Friday, 14 November 2014

What you can do with just 1 leaf

Making my jewellery I use natural, found materials in a variety of ways. These three pendants are all made using the very same oak leaf in three different ways.

This piece was made by rolling out a slab of silver clay and then pressing the leaf into the surface to leave an impression. I then cut carefully around the outline to give the leaf shape. When the clay was dry, I sanded and smoothed the edges until I was happy with them and added a handmade bail to the back for the chain. When it was all ready I fired it in the kiln before giving it only a slight polish which has left it with a fairly matt finish. I've added patina to enhance the leaf texture.

Next came this piece. Again this was made by rolling out a slab of clay and impressing the leaf into its surface. This time, instead of cutting around the outline of the leaf I cut a free-form shape around the leaf. When the clay was dry I refined the edges as before and drilled the hole to take the jump ring. After firing, I polished around the leaf using a fine point on my polishing tool to give a shiny contrast to the texture of the leaf. Again I added patina to enhance the leaf veins.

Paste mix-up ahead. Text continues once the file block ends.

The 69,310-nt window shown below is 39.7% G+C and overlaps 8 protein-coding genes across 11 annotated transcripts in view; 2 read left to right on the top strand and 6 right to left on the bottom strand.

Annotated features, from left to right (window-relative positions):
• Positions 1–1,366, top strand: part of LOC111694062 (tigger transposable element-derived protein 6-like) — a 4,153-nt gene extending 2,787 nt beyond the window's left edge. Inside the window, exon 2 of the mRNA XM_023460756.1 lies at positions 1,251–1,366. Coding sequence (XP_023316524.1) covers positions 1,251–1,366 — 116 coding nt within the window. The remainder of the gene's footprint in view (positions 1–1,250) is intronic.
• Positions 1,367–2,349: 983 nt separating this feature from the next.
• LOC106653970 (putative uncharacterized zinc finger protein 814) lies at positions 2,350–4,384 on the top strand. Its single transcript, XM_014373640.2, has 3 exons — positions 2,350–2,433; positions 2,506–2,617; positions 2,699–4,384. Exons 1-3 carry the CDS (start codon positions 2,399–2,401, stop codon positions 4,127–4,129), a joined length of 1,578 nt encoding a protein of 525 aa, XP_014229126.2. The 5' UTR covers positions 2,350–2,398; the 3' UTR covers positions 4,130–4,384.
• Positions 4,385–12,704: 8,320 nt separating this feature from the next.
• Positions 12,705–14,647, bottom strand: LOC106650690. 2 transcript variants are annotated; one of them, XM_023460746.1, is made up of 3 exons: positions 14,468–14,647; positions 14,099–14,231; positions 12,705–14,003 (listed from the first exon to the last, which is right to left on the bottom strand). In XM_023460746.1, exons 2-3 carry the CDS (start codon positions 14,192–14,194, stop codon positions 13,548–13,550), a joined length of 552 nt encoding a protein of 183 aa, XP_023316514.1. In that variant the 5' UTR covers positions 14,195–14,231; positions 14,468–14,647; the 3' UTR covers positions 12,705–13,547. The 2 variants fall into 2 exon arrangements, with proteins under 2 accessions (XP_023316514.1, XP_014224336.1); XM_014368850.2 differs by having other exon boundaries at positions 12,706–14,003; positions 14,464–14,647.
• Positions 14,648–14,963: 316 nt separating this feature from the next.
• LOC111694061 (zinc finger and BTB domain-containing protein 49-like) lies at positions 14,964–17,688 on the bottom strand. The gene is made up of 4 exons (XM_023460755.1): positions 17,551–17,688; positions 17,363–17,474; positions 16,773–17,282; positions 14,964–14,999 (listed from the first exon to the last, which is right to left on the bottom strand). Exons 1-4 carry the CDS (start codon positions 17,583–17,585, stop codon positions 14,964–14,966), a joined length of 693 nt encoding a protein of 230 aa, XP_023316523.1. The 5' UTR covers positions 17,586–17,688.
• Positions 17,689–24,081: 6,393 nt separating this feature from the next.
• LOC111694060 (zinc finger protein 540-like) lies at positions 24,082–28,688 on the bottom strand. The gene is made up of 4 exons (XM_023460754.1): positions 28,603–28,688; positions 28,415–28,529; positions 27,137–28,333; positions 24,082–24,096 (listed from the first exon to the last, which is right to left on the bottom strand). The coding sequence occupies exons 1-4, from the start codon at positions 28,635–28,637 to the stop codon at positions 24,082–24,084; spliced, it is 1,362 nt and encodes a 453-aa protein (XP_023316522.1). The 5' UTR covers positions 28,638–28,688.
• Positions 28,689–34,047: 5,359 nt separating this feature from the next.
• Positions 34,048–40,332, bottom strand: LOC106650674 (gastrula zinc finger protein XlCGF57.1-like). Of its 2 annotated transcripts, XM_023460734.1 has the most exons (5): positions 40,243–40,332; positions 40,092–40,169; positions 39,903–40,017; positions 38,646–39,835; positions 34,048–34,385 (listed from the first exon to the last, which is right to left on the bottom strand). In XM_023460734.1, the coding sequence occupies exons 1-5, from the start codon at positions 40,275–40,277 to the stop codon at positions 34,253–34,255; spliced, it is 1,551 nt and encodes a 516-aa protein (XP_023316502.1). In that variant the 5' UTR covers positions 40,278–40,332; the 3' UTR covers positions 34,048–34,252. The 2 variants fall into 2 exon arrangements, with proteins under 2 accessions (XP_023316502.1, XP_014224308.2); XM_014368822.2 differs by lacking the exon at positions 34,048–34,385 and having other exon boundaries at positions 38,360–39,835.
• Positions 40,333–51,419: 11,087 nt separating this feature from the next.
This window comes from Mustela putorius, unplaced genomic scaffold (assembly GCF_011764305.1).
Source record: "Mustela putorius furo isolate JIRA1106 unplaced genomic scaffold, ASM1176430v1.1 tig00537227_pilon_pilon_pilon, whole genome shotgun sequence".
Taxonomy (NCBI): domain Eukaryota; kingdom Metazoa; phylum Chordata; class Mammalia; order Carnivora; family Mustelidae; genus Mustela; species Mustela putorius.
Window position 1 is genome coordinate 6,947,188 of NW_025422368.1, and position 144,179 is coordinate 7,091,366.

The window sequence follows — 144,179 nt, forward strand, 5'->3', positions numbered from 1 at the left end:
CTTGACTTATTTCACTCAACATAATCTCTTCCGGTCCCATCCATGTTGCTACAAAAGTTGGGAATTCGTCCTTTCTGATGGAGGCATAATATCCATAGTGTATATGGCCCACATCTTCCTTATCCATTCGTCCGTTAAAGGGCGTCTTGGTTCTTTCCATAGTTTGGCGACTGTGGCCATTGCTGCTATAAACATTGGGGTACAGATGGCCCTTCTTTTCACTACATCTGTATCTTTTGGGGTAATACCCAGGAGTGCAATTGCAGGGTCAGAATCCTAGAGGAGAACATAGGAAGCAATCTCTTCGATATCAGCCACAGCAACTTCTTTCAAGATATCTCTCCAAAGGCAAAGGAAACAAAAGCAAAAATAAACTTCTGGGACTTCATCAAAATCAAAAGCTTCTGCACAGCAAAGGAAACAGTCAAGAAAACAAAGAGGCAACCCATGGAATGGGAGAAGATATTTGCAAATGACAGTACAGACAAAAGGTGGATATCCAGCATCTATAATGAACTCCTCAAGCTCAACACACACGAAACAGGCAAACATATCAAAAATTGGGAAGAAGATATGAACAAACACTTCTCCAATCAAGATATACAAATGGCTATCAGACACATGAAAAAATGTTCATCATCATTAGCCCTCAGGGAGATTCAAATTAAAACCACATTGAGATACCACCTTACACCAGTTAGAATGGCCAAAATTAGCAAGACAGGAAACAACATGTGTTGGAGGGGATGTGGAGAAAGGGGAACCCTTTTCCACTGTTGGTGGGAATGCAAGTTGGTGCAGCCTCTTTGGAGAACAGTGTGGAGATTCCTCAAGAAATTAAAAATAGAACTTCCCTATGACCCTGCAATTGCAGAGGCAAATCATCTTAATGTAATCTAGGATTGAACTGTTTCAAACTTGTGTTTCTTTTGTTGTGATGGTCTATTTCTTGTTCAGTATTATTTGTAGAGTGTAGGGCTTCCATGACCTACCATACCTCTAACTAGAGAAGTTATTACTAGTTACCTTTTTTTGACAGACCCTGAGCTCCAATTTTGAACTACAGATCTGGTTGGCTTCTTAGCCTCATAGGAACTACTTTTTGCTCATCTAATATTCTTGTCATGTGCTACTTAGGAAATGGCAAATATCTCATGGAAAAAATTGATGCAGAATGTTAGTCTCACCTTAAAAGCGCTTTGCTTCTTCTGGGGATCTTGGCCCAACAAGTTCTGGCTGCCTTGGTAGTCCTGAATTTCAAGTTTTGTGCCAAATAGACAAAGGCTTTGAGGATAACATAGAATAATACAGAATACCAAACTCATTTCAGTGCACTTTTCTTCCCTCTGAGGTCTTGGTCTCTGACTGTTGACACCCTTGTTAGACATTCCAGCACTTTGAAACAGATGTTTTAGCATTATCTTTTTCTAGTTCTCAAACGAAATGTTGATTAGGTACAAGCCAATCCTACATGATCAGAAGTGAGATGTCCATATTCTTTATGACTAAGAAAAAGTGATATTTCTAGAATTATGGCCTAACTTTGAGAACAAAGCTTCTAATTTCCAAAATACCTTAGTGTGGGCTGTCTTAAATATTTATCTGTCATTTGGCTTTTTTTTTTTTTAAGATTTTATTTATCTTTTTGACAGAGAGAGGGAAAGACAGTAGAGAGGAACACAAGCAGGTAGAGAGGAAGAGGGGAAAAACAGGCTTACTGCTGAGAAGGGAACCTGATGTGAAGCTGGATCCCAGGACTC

This leaf was made entirely differently. I used silver clay paste to build up layers on the surface of the leaf itself. When it was thick enough and completely dry I fired it in my kiln which burnt away the leaf and left a 999 fine silver leaf in its place. I then drilled the hole and added the jump ring before tumbling to give a really great shine, again adding patina to enhance the natural texture.

As you can imagine - if you want to use the same leaf more than once, you have to make sure to work in this order! Once you've used a leaf with the paste method, it's all burnt to ash and you have a totally unique silver leaf that can't be re-created.

All these leaves are currently listed in my Folksy Shop.


  1. Wow, I love this. It's beautiful :)

  2. Beautiful work - each piece is lovely in its own way. :)